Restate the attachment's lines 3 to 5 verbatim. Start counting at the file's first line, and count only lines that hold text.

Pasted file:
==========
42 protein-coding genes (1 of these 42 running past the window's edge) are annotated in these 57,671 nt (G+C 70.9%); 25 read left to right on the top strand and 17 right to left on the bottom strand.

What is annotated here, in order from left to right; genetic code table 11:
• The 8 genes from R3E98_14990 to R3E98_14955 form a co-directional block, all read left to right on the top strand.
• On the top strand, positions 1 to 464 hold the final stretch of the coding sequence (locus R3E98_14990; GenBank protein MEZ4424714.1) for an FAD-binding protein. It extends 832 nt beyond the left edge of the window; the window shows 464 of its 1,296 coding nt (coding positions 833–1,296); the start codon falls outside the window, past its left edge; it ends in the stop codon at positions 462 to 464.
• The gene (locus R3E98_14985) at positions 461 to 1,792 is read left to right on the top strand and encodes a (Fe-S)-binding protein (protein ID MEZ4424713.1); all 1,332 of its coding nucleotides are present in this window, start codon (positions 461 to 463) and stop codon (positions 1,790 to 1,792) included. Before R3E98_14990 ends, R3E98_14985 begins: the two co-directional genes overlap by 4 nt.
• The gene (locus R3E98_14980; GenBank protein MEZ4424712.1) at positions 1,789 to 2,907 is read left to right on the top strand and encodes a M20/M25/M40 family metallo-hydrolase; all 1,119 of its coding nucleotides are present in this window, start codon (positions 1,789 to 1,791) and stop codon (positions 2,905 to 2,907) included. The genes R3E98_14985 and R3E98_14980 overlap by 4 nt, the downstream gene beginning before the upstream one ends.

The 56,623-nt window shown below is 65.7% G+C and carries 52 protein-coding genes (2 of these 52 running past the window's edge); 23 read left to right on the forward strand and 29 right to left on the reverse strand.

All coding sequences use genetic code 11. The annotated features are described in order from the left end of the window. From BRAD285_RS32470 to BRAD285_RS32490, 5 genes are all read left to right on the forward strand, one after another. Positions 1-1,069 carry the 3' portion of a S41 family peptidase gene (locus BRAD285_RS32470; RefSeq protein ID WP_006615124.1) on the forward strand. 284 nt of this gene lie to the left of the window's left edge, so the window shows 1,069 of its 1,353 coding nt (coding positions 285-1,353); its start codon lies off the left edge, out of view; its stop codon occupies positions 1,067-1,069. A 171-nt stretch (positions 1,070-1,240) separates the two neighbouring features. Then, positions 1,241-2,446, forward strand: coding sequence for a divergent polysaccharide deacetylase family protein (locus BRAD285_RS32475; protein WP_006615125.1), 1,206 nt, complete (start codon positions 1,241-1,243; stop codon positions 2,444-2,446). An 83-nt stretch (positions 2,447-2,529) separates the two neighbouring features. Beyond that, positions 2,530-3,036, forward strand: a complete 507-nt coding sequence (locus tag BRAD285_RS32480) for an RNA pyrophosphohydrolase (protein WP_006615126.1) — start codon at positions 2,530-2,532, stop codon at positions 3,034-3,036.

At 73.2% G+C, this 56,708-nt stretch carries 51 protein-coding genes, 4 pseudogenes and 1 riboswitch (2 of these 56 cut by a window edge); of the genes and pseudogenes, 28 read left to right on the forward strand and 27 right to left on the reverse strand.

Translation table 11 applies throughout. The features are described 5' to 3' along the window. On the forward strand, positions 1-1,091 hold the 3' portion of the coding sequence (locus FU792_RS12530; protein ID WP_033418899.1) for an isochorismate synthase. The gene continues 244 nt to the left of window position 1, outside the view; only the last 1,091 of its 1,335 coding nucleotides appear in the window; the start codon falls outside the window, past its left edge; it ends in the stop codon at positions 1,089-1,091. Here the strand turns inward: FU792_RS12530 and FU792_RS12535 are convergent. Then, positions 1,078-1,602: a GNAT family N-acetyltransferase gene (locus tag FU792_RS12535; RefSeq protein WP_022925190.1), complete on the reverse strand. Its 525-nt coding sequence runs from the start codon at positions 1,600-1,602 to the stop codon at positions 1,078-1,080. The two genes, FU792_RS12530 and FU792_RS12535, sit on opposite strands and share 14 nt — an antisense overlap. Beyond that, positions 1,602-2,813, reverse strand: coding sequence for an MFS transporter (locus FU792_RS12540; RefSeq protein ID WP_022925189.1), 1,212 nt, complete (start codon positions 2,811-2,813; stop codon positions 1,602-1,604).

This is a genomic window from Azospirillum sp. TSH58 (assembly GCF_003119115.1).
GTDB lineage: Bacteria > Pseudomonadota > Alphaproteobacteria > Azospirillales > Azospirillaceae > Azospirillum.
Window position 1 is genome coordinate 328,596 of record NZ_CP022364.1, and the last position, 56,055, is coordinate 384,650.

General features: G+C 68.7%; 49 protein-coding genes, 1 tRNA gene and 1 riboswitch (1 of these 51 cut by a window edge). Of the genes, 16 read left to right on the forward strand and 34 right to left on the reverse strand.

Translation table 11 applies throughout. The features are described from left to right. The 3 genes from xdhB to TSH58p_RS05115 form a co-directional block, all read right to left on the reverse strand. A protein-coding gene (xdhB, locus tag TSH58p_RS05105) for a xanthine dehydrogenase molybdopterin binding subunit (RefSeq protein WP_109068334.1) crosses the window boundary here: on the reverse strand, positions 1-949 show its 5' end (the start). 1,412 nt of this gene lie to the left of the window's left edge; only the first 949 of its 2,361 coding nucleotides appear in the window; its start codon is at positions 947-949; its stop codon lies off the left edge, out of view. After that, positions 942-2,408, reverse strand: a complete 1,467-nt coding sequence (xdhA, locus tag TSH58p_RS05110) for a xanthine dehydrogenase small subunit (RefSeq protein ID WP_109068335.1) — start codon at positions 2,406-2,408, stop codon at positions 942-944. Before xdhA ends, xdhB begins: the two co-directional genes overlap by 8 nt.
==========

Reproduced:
• The 8 genes from R3E98_14990 to R3E98_14955 form a co-directional block, all read left to right on the top strand.
• On the top strand, positions 1 to 464 hold the final stretch of the coding sequence (locus R3E98_14990; GenBank protein MEZ4424714.1) for an FAD-binding protein. It extends 832 nt beyond the left edge of the window; the window shows 464 of its 1,296 coding nt (coding positions 833–1,296); the start codon falls outside the window, past its left edge; it ends in the stop codon at positions 462 to 464.
• The gene (locus R3E98_14985) at positions 461 to 1,792 is read left to right on the top strand and encodes a (Fe-S)-binding protein (protein ID MEZ4424713.1); all 1,332 of its coding nucleotides are present in this window, start codon (positions 461 to 463) and stop codon (positions 1,790 to 1,792) included. Before R3E98_14990 ends, R3E98_14985 begins: the two co-directional genes overlap by 4 nt.